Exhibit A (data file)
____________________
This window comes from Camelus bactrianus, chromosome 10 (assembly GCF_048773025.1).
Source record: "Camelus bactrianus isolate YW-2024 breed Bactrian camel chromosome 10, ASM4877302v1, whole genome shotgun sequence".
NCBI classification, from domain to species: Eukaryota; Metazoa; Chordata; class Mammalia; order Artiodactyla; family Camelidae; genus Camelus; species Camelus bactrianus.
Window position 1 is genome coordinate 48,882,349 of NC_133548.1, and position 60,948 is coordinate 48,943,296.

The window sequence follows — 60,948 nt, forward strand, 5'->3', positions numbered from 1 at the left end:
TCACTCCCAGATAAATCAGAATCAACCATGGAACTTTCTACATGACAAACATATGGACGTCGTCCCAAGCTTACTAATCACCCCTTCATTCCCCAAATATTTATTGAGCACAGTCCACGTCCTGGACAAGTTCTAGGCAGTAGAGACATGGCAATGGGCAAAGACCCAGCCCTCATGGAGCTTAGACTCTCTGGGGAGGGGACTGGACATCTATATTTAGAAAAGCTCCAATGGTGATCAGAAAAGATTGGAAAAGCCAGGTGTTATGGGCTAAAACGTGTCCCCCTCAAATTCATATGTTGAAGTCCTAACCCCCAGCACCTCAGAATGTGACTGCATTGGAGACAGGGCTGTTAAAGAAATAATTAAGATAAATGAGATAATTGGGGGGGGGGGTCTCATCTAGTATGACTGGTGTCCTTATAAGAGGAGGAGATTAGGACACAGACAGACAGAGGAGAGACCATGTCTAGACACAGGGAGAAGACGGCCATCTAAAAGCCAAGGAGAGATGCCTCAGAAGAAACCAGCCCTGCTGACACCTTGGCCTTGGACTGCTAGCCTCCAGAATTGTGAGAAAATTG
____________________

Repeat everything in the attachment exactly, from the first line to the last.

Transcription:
This window comes from Camelus bactrianus, chromosome 10 (assembly GCF_048773025.1).
Source record: "Camelus bactrianus isolate YW-2024 breed Bactrian camel chromosome 10, ASM4877302v1, whole genome shotgun sequence".
NCBI classification, from domain to species: Eukaryota; Metazoa; Chordata; class Mammalia; order Artiodactyla; family Camelidae; genus Camelus; species Camelus bactrianus.
Window position 1 is genome coordinate 48,882,349 of NC_133548.1, and position 60,948 is coordinate 48,943,296.

The window sequence follows — 60,948 nt, forward strand, 5'->3', positions numbered from 1 at the left end:
TCACTCCCAGATAAATCAGAATCAACCATGGAACTTTCTACATGACAAACATATGGACGTCGTCCCAAGCTTACTAATCACCCCTTCATTCCCCAAATATTTATTGAGCACAGTCCACGTCCTGGACAAGTTCTAGGCAGTAGAGACATGGCAATGGGCAAAGACCCAGCCCTCATGGAGCTTAGACTCTCTGGGGAGGGGACTGGACATCTATATTTAGAAAAGCTCCAATGGTGATCAGAAAAGATTGGAAAAGCCAGGTGTTATGGGCTAAAACGTGTCCCCCTCAAATTCATATGTTGAAGTCCTAACCCCCAGCACCTCAGAATGTGACTGCATTGGAGACAGGGCTGTTAAAGAAATAATTAAGATAAATGAGATAATTGGGGGGGGGGGTCTCATCTAGTATGACTGGTGTCCTTATAAGAGGAGGAGATTAGGACACAGACAGACAGAGGAGAGACCATGTCTAGACACAGGGAGAAGACGGCCATCTAAAAGCCAAGGAGAGATGCCTCAGAAGAAACCAGCCCTGCTGACACCTTGGCCTTGGACTGCTAGCCTCCAGAATTGTGAGAAAATTG